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Posted December 07 2001 - 01:20 PM

I read an article about a new video format that would have pristine video and audio capabilities. That's all it took. I then waited over a year for the launch of DVD. Although I had never been a collector of movies, I now have a list I keep of upcoming titles I want to add to my collection.

#10 of 126 OFFLINE   DonRoeber



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Posted December 07 2001 - 01:29 PM

Video quality, extra features, and a new medium. I didn't want to take a technological step back and go with laserdisc, and the movie that I wanted the extras of was available on DVD. That movie was Clerks.
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#11 of 126 OFFLINE   Carl Johnson

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Posted December 07 2001 - 01:30 PM

Divx. About a year before the system was launched I was working in the home audio department of Circuit City and they were hyping this new way to watch movies at home and I couldn't wait to get my hands on it. By the time the players were released I had left the company but I was sure to get one anyway. Fortunately it didn't take me long to figure out that Divx movies were all pan n scan and I could order a standard DVD player for considerably less from 800.com.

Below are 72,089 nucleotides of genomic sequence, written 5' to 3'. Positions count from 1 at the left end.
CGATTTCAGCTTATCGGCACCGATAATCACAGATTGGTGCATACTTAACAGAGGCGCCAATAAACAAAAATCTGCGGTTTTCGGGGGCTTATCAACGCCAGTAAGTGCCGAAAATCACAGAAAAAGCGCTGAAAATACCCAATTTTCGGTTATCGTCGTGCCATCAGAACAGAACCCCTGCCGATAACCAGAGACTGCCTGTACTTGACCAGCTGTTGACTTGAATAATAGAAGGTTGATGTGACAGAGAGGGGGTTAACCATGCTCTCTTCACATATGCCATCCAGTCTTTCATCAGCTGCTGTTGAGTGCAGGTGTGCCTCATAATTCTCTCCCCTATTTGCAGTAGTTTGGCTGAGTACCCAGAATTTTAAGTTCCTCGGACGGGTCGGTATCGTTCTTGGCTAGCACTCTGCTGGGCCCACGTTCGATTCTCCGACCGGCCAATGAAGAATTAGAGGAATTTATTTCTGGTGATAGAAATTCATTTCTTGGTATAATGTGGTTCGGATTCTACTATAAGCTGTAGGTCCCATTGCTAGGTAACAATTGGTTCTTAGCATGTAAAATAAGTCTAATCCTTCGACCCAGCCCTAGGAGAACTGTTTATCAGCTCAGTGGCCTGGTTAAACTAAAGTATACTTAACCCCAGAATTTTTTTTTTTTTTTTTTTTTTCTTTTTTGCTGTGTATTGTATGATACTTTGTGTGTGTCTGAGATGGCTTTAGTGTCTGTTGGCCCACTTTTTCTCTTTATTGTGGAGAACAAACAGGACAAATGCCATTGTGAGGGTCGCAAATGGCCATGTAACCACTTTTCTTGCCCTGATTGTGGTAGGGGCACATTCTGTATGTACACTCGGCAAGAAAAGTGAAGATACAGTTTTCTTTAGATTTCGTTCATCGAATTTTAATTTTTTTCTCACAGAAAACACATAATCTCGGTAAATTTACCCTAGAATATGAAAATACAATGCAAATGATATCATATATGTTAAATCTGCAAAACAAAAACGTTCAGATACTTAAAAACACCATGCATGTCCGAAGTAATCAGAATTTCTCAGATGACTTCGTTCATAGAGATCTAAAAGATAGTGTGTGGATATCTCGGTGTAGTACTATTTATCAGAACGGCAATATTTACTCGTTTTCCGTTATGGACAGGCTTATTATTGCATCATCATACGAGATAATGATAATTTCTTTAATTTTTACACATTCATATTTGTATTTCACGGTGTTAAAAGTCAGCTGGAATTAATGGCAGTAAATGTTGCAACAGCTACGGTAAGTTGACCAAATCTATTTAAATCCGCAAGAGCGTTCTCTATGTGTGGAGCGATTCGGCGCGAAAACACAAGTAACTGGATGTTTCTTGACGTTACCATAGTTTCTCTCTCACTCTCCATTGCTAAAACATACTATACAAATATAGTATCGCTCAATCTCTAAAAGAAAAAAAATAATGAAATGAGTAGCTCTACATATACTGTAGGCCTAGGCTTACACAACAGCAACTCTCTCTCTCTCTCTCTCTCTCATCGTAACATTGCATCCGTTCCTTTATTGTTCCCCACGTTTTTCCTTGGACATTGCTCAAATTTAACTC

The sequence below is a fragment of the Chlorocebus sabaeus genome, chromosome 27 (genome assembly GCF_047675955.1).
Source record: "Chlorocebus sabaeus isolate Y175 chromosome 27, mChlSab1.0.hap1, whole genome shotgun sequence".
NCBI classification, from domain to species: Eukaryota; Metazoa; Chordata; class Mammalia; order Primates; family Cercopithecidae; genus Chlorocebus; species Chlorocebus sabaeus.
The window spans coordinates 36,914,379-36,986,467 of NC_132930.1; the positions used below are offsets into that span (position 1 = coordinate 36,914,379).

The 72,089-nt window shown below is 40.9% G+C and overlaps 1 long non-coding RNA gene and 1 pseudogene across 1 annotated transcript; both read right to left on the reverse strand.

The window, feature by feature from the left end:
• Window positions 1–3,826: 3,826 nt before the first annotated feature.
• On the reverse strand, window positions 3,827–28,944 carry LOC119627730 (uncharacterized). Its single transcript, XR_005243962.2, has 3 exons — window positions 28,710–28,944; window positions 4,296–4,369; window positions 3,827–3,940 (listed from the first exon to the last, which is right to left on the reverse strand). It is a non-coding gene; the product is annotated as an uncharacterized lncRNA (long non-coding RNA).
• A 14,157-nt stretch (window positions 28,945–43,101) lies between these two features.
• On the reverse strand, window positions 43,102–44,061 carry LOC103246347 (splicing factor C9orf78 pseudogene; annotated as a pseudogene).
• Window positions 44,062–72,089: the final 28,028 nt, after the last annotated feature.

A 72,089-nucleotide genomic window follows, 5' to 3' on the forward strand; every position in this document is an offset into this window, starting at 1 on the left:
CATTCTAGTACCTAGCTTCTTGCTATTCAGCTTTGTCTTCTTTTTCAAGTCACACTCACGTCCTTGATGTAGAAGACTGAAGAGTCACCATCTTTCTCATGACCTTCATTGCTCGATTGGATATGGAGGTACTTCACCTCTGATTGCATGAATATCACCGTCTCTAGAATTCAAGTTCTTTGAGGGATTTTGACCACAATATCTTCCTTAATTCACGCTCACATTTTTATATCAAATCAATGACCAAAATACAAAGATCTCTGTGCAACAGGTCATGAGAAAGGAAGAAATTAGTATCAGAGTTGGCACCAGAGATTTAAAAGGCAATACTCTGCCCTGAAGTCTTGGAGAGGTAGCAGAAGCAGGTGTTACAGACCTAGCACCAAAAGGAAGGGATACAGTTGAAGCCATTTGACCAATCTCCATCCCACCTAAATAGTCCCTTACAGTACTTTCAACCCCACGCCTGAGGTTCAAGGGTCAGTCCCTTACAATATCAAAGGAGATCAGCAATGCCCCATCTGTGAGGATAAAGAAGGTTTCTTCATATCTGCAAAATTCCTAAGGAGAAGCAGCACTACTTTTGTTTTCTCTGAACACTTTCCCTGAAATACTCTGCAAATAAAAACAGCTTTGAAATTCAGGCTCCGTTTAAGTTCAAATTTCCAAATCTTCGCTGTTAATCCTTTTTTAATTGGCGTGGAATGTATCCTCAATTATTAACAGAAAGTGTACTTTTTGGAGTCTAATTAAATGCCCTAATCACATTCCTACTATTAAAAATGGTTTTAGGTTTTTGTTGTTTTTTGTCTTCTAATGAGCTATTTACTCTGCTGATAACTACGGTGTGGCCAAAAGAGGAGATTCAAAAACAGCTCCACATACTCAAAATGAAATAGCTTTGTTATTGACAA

#12 of 126 OFFLINE   Eric Thrall

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Posted December 07 2001 - 01:43 PM

I had been following the upcoming release of DVD for about a year when the first players arrived locally (March of 1997, I think). I bought a Pioneer DVL-700 because I needed a new laserdisc player anyway, and I figured it would give me a chance to check out DVD at the same time. I managed to get 4 DVDs from a friend who lived in LA (they were not available locally for several months) and have been hooked ever since. Pretty impressive since those early DVDs weren't all that good compared to what we have now - my first four were Batman, Goldeneye, Goodfellas, and Unforgiven. My copy of Goldeneye has been upgraded to the newer SE and the old one was sold on eBay, and Batman will go the same route next year when the SE comes out. I can only hope that Goodfellas (flipper) and Unforgiven (the text looks terrible) eventually get SEs too!